Morgan and her husband, Marshall, in Italy on their 20th anniversary.
Morgan and her husband, Marshall, in Italy on their 20th anniversary.
Courtesy of Allison Langer

From what I’ve experienced, grieving people want to talk about their person. Maybe. If the setting is right. And if you’re at their house, girlfriends gathered around drinking wine, their dog looking for a lap where there once was one, the setting is often right. If you’re at a March of Dimes fundraiser with a room full of strangers, you might want to wait until you’re in the Uber home. But I suggest a time when your friend isn’t wearing a full face of makeup.

If you’re unsure whether your friend wants to talk, listen or be alone, pay attention to the signs. A yawn, a stare or silence could mean it’s time for you to leave. Do not say goodbye while on your phone; the call may seem like a slight to your host. Do not leave with a sad, pathetic look on your face ― eyebrows squinched together, head tilted, mouth frowny. Nobody feels comforted by that look. Nobody.

When it’s time, instead of giving in to the fear and hiding your emotions, show your friend you are missing him too. It’s OK to cry.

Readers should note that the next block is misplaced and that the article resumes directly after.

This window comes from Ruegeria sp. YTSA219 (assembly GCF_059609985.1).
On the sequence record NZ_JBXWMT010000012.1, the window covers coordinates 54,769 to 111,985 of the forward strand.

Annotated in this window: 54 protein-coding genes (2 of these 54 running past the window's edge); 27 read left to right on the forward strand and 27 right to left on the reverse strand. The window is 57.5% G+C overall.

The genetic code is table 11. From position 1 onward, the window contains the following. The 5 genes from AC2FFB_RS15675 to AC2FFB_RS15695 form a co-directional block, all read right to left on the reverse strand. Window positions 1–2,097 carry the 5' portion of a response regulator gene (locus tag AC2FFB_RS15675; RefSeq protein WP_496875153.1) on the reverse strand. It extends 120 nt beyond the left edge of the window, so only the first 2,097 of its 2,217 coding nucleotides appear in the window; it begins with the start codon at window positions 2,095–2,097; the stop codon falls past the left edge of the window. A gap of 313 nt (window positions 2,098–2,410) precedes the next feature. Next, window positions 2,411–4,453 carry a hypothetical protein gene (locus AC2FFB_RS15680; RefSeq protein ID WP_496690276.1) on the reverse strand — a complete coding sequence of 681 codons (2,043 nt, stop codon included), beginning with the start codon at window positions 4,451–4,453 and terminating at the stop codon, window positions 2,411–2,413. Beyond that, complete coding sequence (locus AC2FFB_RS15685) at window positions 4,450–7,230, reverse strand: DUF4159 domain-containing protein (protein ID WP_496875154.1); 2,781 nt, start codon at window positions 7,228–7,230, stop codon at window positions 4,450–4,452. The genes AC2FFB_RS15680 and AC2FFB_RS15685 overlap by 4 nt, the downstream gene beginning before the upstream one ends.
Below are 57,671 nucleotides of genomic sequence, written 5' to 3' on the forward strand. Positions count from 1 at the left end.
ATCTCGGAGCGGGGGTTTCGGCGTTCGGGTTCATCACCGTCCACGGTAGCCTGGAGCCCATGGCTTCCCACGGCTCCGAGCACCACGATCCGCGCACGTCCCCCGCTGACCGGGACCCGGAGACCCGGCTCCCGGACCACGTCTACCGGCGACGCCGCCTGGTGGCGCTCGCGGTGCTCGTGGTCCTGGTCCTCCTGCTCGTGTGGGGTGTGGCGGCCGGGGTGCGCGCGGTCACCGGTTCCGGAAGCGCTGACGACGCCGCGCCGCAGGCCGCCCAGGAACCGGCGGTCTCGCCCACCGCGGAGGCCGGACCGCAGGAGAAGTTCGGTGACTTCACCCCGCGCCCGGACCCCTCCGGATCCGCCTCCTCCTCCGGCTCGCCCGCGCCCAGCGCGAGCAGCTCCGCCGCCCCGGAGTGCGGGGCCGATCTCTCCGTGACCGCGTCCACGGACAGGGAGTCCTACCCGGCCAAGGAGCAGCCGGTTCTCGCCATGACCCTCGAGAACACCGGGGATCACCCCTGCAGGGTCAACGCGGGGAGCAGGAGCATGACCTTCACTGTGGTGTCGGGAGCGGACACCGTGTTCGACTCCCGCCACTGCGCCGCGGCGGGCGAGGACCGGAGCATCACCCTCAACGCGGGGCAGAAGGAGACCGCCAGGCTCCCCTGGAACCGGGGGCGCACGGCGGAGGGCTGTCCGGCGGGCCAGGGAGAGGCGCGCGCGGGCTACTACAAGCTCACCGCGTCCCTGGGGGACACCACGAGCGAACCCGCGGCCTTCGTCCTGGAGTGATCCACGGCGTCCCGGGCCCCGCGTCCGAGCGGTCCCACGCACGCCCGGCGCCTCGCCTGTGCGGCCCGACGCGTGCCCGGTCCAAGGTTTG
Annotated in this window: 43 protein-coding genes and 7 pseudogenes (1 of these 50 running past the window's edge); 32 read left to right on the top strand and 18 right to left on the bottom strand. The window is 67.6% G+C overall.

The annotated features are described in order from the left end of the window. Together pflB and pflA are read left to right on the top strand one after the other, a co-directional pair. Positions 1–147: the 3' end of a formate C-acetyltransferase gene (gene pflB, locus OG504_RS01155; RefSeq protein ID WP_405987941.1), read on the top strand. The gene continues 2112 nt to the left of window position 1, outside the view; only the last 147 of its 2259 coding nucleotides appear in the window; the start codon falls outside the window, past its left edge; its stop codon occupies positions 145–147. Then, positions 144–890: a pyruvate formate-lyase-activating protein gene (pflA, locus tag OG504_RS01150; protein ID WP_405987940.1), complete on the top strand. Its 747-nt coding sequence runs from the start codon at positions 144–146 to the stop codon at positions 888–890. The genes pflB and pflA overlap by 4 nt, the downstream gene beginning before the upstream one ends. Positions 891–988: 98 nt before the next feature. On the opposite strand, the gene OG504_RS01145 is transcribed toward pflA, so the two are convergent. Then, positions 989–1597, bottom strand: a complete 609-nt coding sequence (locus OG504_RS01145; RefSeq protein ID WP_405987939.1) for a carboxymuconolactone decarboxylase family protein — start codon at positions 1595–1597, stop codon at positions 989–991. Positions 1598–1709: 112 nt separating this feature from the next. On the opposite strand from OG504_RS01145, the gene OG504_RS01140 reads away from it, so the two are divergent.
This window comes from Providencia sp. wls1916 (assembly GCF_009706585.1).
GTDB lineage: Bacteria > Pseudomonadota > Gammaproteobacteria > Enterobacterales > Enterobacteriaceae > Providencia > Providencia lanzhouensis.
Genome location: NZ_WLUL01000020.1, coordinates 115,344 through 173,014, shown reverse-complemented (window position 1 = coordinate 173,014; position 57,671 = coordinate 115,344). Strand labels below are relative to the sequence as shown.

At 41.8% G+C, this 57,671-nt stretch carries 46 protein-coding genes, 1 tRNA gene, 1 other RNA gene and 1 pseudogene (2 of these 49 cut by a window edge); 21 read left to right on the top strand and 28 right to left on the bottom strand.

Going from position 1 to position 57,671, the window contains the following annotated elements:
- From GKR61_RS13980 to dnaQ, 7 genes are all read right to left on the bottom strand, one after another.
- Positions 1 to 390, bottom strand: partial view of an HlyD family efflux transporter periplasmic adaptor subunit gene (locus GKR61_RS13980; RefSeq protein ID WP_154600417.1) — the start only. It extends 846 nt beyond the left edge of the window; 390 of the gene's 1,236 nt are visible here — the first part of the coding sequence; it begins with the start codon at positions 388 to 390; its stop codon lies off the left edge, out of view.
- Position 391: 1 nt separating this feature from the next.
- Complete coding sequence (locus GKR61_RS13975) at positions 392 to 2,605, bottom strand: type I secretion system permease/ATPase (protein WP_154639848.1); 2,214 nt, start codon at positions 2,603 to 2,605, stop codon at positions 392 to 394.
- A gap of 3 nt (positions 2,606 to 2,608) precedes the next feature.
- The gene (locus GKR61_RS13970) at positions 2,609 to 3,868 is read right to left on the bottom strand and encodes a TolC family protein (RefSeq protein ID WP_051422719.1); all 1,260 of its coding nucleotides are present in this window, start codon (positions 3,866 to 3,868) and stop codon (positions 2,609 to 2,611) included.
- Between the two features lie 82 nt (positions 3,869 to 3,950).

You don’t have to have the right words ― there are no right words. You’re not going to be able to make it all better. It probably won’t be better for a long, long time. Maybe never. But you can be there and sometimes ― often ― that is enough. And you can make it clear that you will be there, that you’re just a phone call or a text away, if they need you. Check on them ― and not just for the few days or week after their loved one has passed. Grief sticks around, usually much longer than we talk about. Invite them to things. Be OK if they say no. But keep asking.

This is what I wish people had done for me after I lost my child. This is what I wish I’d done for my friend. But we’re only human, and grief is a tricky, difficult thing. Even those of us who know it well can end up doing something that feels wrong. And every death is different. Every person left behind is different. But the one thing that is always the same is that we can make the offer to be there, however that looks or feels for that grieving person, and that will be more than enough ― it’ll be a gift.

Allison Langer is a Miami native with a University of Miami MBA, as well as a writer and single mom to three children, ages 12, 15 and 17. She is a private writing coach, taught memoir writing in prison and has been published in The Washington Post, Mutha Magazine, Scary Mommy, Ravishly, Modern Loss and NextTribe. Allison’s stories and voice can be heard on “Writing Class Radio,” a podcast she co-produces and co-hosts that has been downloaded more than 750,000 times. Allison is currently working on a memoir.